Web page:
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Monday, November 01, 2004


political bipolarity

fareed zakaria at newsweek disassembles the degenerative faux politics of current washington, citing 'crossfire' as the symbol of the reductive opposition that has supplanted discourse and assassinated bipartisanship.

jon stewart glossed these points, as zakaria notes -- but the problem is much more profound than talking heads, who are but a manifestation of a deeper pathology.

any human society is a balance struck between social cohesion and individual freedom. people in our society, since the beginning of the modern era, have become increasingly ideological as we moved away from medieval collectivism and individualism has become the unchallenged bedrock of our viewpoint. adherence to the collective order of our civilization (social cohesion) has been disfavored for the pursuits of ideas (individualism). the new, once considered dangerous, is now prized.

that progression in priority -- from cohesion to individual, from tradition to idea -- has been the story of modernity. but it is a story that has run its course, the pendulum of the balance having swung to the apex of uninhibited individuality. ideas unrepressed have branched and multiplied well beyond any one person's understanding to the point where contradiction is common. this is the definition of decadence; the progression that had defined our civilization has led to self-contradiction and an impasse.

this is most easily seen in the current political vernacular as socialism vs libertarianism -- two opposing political conceptions sprung from the same notion of emancipation from personal responsibility, but following different lines of thought to loggerheads which cannot be resolved. modernity is now filled with such standoffs between what are closely-related ideologies, often absurd in their ultimate implications.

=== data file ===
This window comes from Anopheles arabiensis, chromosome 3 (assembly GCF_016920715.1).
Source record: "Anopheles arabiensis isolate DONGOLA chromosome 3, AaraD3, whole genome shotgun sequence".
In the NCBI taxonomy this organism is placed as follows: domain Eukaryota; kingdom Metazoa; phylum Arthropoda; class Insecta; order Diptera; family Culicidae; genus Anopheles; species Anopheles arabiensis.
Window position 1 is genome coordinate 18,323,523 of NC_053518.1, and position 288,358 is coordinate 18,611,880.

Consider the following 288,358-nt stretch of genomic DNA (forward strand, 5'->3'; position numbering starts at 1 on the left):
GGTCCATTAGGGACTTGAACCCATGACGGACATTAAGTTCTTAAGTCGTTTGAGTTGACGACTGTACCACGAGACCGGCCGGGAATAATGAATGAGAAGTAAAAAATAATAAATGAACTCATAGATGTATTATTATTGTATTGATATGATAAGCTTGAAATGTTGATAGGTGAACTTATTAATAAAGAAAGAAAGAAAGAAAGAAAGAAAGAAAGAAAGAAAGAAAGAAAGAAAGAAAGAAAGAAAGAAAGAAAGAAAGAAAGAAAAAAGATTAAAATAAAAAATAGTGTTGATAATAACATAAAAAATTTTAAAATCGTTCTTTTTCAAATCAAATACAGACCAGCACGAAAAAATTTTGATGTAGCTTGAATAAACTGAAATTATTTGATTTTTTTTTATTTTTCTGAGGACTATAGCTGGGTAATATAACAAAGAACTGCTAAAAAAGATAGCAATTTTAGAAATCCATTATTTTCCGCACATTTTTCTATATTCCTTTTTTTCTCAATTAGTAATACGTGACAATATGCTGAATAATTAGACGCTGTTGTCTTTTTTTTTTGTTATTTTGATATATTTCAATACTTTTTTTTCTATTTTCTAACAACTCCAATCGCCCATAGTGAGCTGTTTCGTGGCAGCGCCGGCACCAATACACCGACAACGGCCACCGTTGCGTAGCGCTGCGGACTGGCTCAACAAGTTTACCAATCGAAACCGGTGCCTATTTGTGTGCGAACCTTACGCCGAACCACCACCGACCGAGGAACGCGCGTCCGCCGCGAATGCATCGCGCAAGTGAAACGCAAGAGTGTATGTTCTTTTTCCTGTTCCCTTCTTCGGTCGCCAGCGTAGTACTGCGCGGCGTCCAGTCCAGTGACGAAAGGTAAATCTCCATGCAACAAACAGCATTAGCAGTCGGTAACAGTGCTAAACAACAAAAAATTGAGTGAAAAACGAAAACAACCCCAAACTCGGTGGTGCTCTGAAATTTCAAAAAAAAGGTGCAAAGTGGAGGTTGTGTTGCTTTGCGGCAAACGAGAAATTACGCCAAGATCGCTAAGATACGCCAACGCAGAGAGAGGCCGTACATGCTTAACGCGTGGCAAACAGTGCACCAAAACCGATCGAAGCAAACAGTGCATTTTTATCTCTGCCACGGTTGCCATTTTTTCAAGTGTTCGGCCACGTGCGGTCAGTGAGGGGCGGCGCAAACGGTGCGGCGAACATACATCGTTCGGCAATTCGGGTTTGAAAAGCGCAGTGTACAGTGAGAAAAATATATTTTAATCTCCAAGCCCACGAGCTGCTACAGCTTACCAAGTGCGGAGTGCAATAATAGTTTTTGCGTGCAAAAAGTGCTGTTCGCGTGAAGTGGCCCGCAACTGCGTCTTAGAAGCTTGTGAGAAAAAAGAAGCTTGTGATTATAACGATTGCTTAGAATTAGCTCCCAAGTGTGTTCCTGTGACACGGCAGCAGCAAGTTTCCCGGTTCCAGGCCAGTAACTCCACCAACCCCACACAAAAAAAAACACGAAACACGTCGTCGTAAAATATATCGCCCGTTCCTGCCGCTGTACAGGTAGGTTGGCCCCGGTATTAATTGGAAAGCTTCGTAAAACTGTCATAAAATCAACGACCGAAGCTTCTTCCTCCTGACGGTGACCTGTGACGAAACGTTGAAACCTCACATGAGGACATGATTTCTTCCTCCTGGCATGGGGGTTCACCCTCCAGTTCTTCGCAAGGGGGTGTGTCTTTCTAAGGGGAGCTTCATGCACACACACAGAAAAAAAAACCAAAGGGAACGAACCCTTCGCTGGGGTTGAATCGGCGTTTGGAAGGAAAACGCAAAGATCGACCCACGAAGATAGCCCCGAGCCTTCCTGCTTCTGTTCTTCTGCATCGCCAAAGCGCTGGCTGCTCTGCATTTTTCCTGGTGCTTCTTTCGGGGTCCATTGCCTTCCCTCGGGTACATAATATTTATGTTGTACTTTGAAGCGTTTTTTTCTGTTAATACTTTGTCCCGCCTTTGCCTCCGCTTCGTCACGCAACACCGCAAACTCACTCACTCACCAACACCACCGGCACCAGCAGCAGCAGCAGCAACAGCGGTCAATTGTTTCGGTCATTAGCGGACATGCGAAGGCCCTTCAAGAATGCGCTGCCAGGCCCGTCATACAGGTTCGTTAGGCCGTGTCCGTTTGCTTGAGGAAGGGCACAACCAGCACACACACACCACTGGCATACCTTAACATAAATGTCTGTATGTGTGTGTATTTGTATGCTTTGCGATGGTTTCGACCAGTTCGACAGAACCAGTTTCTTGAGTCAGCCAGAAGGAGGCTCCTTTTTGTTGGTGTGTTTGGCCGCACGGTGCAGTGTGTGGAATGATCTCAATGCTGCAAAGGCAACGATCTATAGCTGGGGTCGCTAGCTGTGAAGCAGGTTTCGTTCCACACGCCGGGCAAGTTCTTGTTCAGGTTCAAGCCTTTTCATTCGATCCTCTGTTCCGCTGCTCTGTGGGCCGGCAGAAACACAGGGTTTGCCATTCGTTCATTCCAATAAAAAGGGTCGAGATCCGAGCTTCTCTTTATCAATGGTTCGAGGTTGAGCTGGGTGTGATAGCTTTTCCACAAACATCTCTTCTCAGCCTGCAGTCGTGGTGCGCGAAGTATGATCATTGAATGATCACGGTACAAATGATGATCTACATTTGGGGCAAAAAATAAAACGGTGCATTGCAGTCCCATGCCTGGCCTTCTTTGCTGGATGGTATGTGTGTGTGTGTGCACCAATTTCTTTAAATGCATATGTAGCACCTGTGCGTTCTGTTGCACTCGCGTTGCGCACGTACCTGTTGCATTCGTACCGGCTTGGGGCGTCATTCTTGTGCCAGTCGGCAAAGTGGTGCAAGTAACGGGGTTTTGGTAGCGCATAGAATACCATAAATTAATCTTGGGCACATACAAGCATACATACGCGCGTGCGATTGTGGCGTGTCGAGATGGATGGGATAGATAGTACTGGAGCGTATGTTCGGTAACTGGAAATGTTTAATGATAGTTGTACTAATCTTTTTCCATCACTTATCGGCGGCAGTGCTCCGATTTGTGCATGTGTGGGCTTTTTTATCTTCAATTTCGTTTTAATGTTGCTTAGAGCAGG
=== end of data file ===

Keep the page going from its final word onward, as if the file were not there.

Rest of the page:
despite our philosophies of individualism, we cannot escape our biology. people are still herding animals that seek justification in group identity. ideas that particularly capture a facet of the current state of mind inevitably draw a crowd. furthermore, conflict is inherently interesting to people; most choose sides easily.

when ideologies are opposed but genealogically similar, the differences that do exist -- however small -- are maximized by all involved. the period following the french revolution illustrates this, with political groups like the jacobins and the girondists bitterly fighting for popularity despite so much common ground. this has taken the form in american politics, as zakaria notes, of democrats vs republicans -- whose philosophies are nearly interchangeable, especially in practice. each reforms their view quickly and frequently to include as many as possible, leading directly to a competition over a diminishingly small undecided few. this has set the sides against each other evenly.

when sides are evenly set, and any small loss is a disaster, zeal become important. in american politics, adherents are growing more zealous and partisan by the year -- despite the increasing overlap in their professions.

so it has happened that the opposing political parties have become defined more by their opposition than the differential in their ideas. the question is one of resolution, then: if this is transient, what is to come of it? the terror, as came of the jacobins?

Pax vobiscum,
I think that there are differences between the camps and that they are not genealogically so similar. Please consider the debate on health care. In one camp, Bushites, you have support for the current regimen which is totally out of control. This camp would exacerbate the disparity between rich and poor in their ability to buy health care (read insurance) and increase the already sinful profits of the insurance and pharmaceutical industries. The other camp, Kerryites, there is at least a committment for providing health care for all. As a pediatrician, I support having a uniform program, analagous to Medicare, for children. There are a million reasons for this that I could go into but for the sake of the discussion will not. All I am trying to say is that, from my angle, I think the idealologies are different.
Of course, there is the old adage about why the fights in the Halls of Acadame are so brutal. The reason is that the stakes are so small. Does the reverse hold true? If it is a brutal fight does this make the stakes small?
I report, you decide.

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